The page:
Photo of a train of two ex-Cleveland cars westbound on Bloor entering the transferway at Bloor Station (where, until recently, Bloor street widened out for the streetcar station removed after the BD subway opened in 1966).  A train of ex-Lousiville cars passes eastbound.  The westbound train is a Danforth Tripper headed for Bedford Loop (now St. George Station and the OISE building).

Photo of a train of two ex-Louisville, ex-Cleveland cars on Bloor Street at Bedford from Transit Toronto.  These cars were ordered by Louisville, but the city abandoned its streetcar system before they were delivered.  Cleveland bought them, but later in the throes of abandonment itself, resold them to the TTC who acquired almost-new cars at a very attractive price.

Once Upon A Time in Scarborough

Over the years, I’ve taken a lot of flak about LRT proposals for Toronto.  Some folks imply that I am personally responsible for leading one or more generations of politicians astray, and that LRT is an invention of my very own with which, like the Pied Piper, I have lured the city away from its true destiny, a network of subways and expressways.

That is an exaggeration, but there are times I wonder at the powers claimed for me, and wish I had taken up a career as a paid lobbyist.

In fact, there was a time when the TTC was considering a suburban LRT network of its own, one that bears some resemblance to plans we are still discussing today, four decades later.

To set the stage, here is an article from the Globe and Mail of September 18, 1969 about the new life Toronto’s streetcars would find in Scarborough.  Included with the article was a photo of a train of PCCs on Bloor Street at High Park, and a map of the proposed network.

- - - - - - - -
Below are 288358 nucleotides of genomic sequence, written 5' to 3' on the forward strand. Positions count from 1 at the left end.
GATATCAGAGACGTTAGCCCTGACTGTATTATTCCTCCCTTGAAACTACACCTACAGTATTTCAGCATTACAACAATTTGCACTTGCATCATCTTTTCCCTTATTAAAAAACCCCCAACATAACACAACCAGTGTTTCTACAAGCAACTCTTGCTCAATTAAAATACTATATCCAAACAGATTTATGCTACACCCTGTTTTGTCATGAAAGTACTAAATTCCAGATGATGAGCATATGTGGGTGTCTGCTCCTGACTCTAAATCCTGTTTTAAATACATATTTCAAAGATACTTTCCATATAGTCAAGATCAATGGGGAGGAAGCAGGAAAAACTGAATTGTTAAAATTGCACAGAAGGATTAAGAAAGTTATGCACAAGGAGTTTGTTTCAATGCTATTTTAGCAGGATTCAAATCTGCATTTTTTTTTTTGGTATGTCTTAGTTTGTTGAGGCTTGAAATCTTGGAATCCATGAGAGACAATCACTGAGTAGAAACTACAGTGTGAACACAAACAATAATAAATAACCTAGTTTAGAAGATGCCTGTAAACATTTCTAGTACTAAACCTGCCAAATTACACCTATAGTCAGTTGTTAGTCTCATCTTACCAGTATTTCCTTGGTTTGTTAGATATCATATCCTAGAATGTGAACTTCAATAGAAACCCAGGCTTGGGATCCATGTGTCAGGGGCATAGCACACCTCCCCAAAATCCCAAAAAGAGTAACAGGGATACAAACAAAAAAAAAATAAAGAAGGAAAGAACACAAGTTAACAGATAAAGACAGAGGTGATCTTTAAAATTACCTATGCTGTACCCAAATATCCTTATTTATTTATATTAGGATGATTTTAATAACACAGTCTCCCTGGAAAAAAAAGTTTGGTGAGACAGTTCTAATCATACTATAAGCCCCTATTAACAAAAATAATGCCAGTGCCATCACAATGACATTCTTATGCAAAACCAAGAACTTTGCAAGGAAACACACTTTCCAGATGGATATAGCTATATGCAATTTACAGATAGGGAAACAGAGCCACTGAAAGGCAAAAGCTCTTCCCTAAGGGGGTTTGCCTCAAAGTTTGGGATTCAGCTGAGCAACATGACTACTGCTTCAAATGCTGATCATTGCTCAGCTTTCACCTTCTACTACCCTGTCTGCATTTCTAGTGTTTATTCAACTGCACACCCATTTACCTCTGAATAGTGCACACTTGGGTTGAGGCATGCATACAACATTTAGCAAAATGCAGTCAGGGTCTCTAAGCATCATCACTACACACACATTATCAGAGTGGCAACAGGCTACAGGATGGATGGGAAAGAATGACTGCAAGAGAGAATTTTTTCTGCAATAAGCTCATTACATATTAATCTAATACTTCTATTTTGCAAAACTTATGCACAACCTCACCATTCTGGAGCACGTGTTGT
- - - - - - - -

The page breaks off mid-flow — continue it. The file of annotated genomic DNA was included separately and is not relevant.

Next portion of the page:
The TTC’s hopes for streetcars on their own right-of-way are a bit optimistic, and it’s intriguing how the ranges seen as appropriate for various modes have all drifted down over the years.  All the same, it was clear that the TTC had an LRT network in mind and was looking eventually for new cars for that suburban network.  It didn’t happen, of course, because Queen’s Park intervened with its ill-fated high-tech transit scheme.

A few things on the map are worth noting.  North York and Scarborough Town Centres are still “proposed” as is the Zoo.  There is a proposed Eglinton subway from roughly Black Creek to Don Mills, and the proposed Queen Street subway turns north to link with the Eglinton line and serve Thorncliffe Park.  The network includes links to the airport from both the Eglinton and Finch routes.

I didn’t invent this plan, and Streetcars for Toronto was still three years in the future.  Somehow, the TTC and Toronto lost their way, and what might have been the start of a suburban transit network, years before the development we now live with, simply never happened.